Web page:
The Xbox Series X is the first Xbox console I have felt compelled to purchase on launch day. Having been more PlayStation orientated my entire life, the only reason I even have an Xbox One X in my house is for my partner to play Halo, and I am certainly not the only consumer who has seen Xbox as the ‘other’ console for the last few years. Following on from a lacklustre Xbox One launch back in 2013, Microsoft was never quite able to catch up with Sony’s hardware, especially with Sony pushing itself even further ahead in the market with a stellar line-up of first-party games. To catch up with Sony, the big-brains at Microsoft knew they had some work ahead of them.

Coming into the new generation of consoles, Microsoft has stepped back and worked out what they want the Xbox brand to be going forward, with a clear vision to becoming the dominant force in the gaming market. The Xbox Series X is the embodiment of this vision, not only bringing PC-quality performance to a home console, but setting the stage for a bold reimagining of the gaming landscape as a whole. When I first unboxed the Series X, the first thing I saw was a message wrapped around the console that said “Power Your Dreams”. After a bit over a week with the new console, let me explain why I think this is a promise Microsoft can fulfil, just not right now. 

The design of the Series X is beautifully simplistic, from its modern and clean packaging, and minimal setup requirements to its stark form factor. Some may see it as boring, but I see it as… understated. Yes, we have all seen the countless Xbox Fridge memes, but looking at this thing in person, well, it is art. The Series X may be my favourite console design ever. While it is quite large, its small footprint when stood vertically makes it seem a lot smaller, and the matte black finish, highlighted only by some green accents in the exhaust ports, allow it to sink into your entertainment unit, or sit as a showpiece. Perhaps it is my fondness for brutalism in design, but I find the look of this thing superb.

The height of the unit can be an issue for many entertainment setups, which will require the console to be set on its side. This orientation certainly doesn’t look even half as appealing, especially with the circular base now jutting out the side, breaking up the clean lines of the design. The shape of the machine comes down to the chimney-style cooling system Microsoft have utilised, which allows it to run whisper-quiet when compared to the previous generation hardware, but it does expel a lot of hot air from the exhaust ports. Keep this in mind when finding a place to set up your unit, especially horizontally near other consoles, or with minimal clearance between the top and other surfaces when vertical. I have never felt mine get too hot, but after some dust starts to accumulate in the next few years and the machine gets pushed further, I can see the temperature possibly rise.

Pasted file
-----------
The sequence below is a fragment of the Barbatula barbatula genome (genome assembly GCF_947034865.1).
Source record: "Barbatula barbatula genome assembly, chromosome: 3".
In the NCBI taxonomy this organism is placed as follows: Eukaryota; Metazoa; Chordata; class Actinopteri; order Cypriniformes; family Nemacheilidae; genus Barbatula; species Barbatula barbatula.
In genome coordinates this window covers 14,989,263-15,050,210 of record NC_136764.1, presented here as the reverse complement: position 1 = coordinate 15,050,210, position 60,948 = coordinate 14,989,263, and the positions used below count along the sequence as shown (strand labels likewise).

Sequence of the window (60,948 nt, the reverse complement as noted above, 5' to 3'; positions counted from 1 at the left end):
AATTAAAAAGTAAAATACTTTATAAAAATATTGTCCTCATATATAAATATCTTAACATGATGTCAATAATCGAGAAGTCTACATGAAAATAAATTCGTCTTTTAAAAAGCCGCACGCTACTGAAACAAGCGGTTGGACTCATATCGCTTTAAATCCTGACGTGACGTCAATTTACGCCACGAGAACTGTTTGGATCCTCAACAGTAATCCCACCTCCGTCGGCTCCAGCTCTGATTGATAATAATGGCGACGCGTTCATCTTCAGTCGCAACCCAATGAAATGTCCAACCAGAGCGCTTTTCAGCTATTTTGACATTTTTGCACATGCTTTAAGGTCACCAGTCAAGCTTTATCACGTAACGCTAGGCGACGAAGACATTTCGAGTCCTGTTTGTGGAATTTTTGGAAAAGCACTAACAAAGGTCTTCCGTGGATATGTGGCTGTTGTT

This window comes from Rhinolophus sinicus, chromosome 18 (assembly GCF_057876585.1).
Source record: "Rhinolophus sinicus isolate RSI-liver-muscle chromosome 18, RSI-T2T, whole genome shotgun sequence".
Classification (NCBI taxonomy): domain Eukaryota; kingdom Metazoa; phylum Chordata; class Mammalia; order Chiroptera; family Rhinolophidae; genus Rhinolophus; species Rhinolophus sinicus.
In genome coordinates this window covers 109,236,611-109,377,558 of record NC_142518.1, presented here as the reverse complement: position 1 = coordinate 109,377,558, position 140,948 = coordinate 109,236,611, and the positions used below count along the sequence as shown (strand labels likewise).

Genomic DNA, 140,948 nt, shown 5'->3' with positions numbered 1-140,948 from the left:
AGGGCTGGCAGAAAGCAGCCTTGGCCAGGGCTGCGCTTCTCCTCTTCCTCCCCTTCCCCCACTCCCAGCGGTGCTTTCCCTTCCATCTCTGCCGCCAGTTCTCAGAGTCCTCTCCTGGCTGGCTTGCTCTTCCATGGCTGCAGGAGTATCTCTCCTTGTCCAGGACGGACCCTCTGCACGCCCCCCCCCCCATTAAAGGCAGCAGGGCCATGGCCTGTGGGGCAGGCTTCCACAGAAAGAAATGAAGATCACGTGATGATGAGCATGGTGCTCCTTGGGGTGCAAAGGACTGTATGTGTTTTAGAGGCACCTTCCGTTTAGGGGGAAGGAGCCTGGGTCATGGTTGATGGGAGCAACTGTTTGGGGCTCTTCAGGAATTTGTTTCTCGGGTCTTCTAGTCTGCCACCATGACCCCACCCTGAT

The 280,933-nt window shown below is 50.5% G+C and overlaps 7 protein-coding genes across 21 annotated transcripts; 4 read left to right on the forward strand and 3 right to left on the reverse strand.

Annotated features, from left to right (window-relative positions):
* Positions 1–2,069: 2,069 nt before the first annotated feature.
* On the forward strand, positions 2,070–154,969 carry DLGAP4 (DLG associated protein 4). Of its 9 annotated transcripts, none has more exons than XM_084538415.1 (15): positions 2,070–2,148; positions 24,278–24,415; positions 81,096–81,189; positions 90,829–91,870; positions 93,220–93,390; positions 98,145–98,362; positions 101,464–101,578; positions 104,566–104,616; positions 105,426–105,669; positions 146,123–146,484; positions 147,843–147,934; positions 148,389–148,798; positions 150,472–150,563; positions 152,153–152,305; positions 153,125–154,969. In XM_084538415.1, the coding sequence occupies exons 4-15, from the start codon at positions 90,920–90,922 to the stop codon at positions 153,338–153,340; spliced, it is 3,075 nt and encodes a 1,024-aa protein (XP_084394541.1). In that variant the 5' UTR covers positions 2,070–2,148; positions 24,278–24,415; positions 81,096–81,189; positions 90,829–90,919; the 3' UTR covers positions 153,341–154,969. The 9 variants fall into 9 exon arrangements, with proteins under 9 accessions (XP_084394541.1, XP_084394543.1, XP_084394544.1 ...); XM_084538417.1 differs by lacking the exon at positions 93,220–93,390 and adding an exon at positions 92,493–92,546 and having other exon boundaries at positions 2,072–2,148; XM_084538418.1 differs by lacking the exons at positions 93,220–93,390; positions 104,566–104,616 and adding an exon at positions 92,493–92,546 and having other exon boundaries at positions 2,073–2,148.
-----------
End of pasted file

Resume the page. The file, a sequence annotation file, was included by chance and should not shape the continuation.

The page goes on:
The Xbox Series X/S controller has also received an upgrade, though it is more of an evolution than a revolution, especially when compared to the PlayStation 5’s DualSense. But as they say, if it ain’t broke, why fix it? The new controller keeps the same design philosophy of the previous iterations but now takes a few queues from the Elite series of controllers to give a more professional and accessible feel. 

The controller, and especially the triggers, are no longer slippery smooth plastic, now replaced with a textured grip that allows for firm control with even the sweatiest hands. The dish-shaped design of the new D-pad provides for much more responsive inputs, though it creates a clickity-clack sound when used that I did find to become quite immersion breaking at times. Another minor gripe is the placement of the new dedicated Share button between the already established View and Menu buttons. Having all three buttons so close to each other can get a bit much for people with big dopey thumbs like myself, and has resulted in many missed clicks. The controller now supports USB-C charging along with the usual AA battery setup, however, a charging cable and rechargeable battery pack don’t come with the console. Think they could’ve thrown them in considering I forked out $750 already! 

Once the system is fired up, Xbox users familiar with the current UI won’t have any issues navigating the Series X Dashboard as it has remained virtually untouched from the most recent update, it just runs faster now. A LOT faster. As someone who was only casually across the ins-and-outs of what the Xbox One X could do, the UI is visually very clean, but navigation can be a bit confusing at times. Still, it is nowhere near as bad as it was for the Xbox One’s Metro Dashboard at launch. Remember, when watching TV was the most prominent feature?  I have seen a few Xbox veterans complain about the lack of change from the current-gen Dashboard, though, and I completely understand it. When you get a new console you expect everything to feel somewhat unique, so even with the latest update being as good as it is, having it released on the previous-gen hardware first ruined the excitement a bit. We lifted the corner of the wrapping paper the night before and ruined our Christmas surprise. 

But let’s face it, we aren’t here to discuss design philosophies and system interfaces – I bought the new box to play games, and play games I have! The main title I have played so far is Assassin’s Creed: Valhalla which runs like a dream (from a system standpoint at least, the game does have a few Ubisoft-bugs), and a few Game Pass titles optimised for Series X/S such as Gears 5 and Forza 4. The first thing I noticed when I initially launched Valhalla was the load screens, or to be more precise, the lack of them. The Series X superfast SSD cut down almost all barriers between player and gameplay, severely reducing the number of times I was able to check social media while chilling on a load screen. Not only are the load times in games virtually non-existent, but so is the time when swapping between games thanks to the Quick Resume feature.